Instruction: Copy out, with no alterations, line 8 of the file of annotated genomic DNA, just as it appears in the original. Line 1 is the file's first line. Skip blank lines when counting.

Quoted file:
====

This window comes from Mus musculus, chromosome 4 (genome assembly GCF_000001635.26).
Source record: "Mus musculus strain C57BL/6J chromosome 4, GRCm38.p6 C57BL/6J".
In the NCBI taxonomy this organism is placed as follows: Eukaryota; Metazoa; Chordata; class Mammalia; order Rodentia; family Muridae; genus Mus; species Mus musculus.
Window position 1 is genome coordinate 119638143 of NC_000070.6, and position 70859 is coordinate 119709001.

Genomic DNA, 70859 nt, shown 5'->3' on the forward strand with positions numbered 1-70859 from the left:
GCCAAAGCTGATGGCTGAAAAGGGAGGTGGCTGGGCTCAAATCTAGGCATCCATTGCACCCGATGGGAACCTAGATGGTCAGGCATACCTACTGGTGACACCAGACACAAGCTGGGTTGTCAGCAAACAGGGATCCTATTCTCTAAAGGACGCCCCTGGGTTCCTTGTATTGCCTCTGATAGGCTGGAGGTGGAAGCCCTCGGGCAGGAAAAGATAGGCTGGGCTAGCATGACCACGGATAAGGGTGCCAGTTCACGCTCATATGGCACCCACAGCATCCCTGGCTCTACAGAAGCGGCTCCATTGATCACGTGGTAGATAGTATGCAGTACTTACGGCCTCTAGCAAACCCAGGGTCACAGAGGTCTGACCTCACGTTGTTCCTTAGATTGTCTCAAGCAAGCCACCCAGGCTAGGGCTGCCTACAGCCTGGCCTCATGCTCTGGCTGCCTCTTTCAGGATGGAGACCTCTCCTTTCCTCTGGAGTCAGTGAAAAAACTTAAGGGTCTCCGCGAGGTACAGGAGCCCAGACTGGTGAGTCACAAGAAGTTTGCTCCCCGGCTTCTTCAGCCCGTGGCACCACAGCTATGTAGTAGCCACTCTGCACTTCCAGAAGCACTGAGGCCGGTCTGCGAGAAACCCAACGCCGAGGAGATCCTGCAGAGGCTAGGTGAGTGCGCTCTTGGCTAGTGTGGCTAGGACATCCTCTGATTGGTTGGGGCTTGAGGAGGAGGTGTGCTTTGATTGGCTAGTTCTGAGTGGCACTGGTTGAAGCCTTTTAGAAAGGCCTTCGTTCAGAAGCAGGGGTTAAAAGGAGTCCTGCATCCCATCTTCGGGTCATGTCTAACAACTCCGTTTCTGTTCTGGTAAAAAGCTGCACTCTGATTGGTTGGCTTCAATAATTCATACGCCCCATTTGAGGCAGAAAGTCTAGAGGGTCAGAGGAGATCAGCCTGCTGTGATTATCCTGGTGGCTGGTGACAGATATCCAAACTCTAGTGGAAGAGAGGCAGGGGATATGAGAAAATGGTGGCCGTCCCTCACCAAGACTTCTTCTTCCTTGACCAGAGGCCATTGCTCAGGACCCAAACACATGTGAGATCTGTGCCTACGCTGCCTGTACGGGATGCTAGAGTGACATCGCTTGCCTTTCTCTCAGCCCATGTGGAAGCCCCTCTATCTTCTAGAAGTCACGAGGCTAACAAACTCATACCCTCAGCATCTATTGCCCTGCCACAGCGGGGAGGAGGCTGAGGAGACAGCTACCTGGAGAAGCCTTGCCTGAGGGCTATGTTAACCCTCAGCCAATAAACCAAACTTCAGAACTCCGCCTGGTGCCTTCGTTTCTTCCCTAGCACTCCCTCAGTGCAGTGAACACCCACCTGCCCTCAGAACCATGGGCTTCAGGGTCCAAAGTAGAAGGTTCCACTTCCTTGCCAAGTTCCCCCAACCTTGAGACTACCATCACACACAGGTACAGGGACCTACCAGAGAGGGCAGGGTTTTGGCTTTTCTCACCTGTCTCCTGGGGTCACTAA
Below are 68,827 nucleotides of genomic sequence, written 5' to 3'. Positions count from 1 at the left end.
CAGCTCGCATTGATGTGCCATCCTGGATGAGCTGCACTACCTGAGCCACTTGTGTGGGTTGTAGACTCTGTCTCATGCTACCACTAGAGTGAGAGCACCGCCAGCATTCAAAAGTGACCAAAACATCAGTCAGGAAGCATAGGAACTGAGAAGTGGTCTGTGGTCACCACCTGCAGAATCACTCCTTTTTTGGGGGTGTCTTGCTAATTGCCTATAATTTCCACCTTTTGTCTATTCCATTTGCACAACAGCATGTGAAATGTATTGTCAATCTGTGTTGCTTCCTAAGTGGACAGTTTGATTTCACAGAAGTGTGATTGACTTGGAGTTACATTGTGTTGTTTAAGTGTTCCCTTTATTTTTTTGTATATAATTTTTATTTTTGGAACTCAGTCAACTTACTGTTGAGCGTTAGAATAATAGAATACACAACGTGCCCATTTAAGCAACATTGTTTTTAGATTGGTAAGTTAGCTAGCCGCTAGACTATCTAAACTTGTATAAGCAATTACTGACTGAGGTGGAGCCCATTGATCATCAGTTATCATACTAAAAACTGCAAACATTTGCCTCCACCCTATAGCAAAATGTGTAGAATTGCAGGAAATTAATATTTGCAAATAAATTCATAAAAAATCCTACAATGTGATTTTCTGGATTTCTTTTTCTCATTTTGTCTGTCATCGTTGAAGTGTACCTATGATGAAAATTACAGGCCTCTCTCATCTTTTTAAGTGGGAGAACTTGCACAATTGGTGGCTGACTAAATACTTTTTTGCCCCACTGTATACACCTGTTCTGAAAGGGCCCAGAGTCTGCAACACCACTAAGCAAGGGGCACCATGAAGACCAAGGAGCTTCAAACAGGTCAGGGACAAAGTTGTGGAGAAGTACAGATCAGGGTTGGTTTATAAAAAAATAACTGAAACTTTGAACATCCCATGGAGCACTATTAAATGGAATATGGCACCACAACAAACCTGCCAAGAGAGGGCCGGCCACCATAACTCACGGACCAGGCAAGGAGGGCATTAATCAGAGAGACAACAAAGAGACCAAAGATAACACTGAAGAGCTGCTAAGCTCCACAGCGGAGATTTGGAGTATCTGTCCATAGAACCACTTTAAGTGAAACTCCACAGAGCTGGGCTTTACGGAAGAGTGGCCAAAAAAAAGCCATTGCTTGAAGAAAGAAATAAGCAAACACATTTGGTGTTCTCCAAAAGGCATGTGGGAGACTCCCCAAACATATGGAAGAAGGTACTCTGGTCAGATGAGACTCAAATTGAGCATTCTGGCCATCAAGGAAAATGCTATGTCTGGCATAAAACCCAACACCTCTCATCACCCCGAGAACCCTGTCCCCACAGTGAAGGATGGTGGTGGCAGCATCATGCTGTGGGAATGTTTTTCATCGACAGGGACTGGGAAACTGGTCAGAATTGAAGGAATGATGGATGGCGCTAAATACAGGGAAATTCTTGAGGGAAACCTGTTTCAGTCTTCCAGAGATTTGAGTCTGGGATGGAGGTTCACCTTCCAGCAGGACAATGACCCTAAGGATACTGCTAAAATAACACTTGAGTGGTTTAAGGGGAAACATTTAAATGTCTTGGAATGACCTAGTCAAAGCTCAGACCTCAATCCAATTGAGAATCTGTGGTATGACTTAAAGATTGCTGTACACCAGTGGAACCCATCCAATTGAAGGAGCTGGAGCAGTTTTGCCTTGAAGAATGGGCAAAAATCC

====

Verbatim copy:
CAGCTCGCATTGATGTGCCATCCTGGATGAGCTGCACTACCTGAGCCACTTGTGTGGGTTGTAGACTCTGTCTCATGCTACCACTAGAGTGAGAGCACCGCCAGCATTCAAAAGTGACCAAAACATCAGTCAGGAAGCATAGGAACTGAGAAGTGGTCTGTGGTCACCACCTGCAGAATCACTCCTTTTTTGGGGGTGTCTTGCTAATTGCCTATAATTTCCACCTTTTGTCTATTCCATTTGCACAACAGCATGTGAAATGTATTGTCAATCTGTGTTGCTTCCTAAGTGGACAGTTTGATTTCACAGAAGTGTGATTGACTTGGAGTTACATTGTGTTGTTTAAGTGTTCCCTTTATTTTTTTGTATATAATTTTTATTTTTGGAACTCAGTCAACTTACTGTTGAGCGTTAGAATAATAGAATACACAACGTGCCCATTTAAGCAACATTGTTTTTAGATTGGTAAGTTAGCTAGCCGCTAGACTATCTAAACTTGTATAAGCAATTACTGACTGAGGTGGAGCCCATTGATCATCAGTTATCATACTAAAAACTGCAAACATTTGCCTCCACCCTATAGCAAAATGTGTAGAATTGCAGGAAATTAATATTTGCAAATAAATTCATAAAAAATCCTACAATGTGATTTTCTGGATTTCTTTTTCTCATTTTGTCTGTCATCGTTGAAGTGTACCTATGATGAAAATTACAGGCCTCTCTCATCTTTTTAAGTGGGAGAACTTGCACAATTGGTGGCTGACTAAATACTTTTTTGCCCCACTGTATACACCTGTTCTGAAAGGGCCCAGAGTCTGCAACACCACTAAGCAAGGGGCACCATGAAGACCAAGGAGCTTCAAACAGGTCAGGGACAAAGTTGTGGAGAAGTACAGATCAGGGTTGGTTTATAAAAAAATAACTGAAACTTTGAACATCCCATGGAGCACTATTAAATGGAATATGGCACCACAACAAACCTGCCAAGAGAGGGCCGGCCACCATAACTCACGGACCAGGCAAGGAGGGCATTAATCAGAGAGACAACAAAGAGACCAAAGATAACACTGAAGAGCTGCTAAGCTCCACAGCGGAGATTTGGAGTATCTGTCCATAGAACCACTTTAAGTGAAACTCCACAGAGCTGGGCTTTACGGAAGAGTGGCCAAAAAAAAGCCATTGCTTGAAGAAAGAAATAAGCAAACACATTTGGTGTTCTCCAAAAGGCATGTGGGAGACTCCCCAAACATATGGAAGAAGGTACTCTGGTCAGATGAGACTCAAATTGAGCATTCTGGCCATCAAGGAAAATGCTATGTCTGGCATAAAACCCAACACCTCTCATCACCCCGAGAACCCTGTCCCCACAGTGAAGGATGGTGGTGGCAGCATCATGCTGTGGGAATGTTTTTCATCGACAGGGACTGGGAAACTGGTCAGAATTGAAGGAATGATGGATGGCGCTAAATACAGGGAAATTCTTGAGGGAAACCTGTTTCAGTCTTCCAGAGATTTGAGTCTGGGATGGAGGTTCACCTTCCAGCAGGACAATGACCCTAAGGATACTGCTAAAATAACACTTGAGTGGTTTAAGGGGAAACATTTAAATGTCTTGGAATGACCTAGTCAAAGCTCAGACCTCAATCCAATTGAGAATCTGTGGTATGACTTAAAGATTGCTGTACACCAGTGGAACCCATCCAATTGAAGGAGCTGGAGCAGTTTTGCCTTGAAGAATGGGCAAAAATCC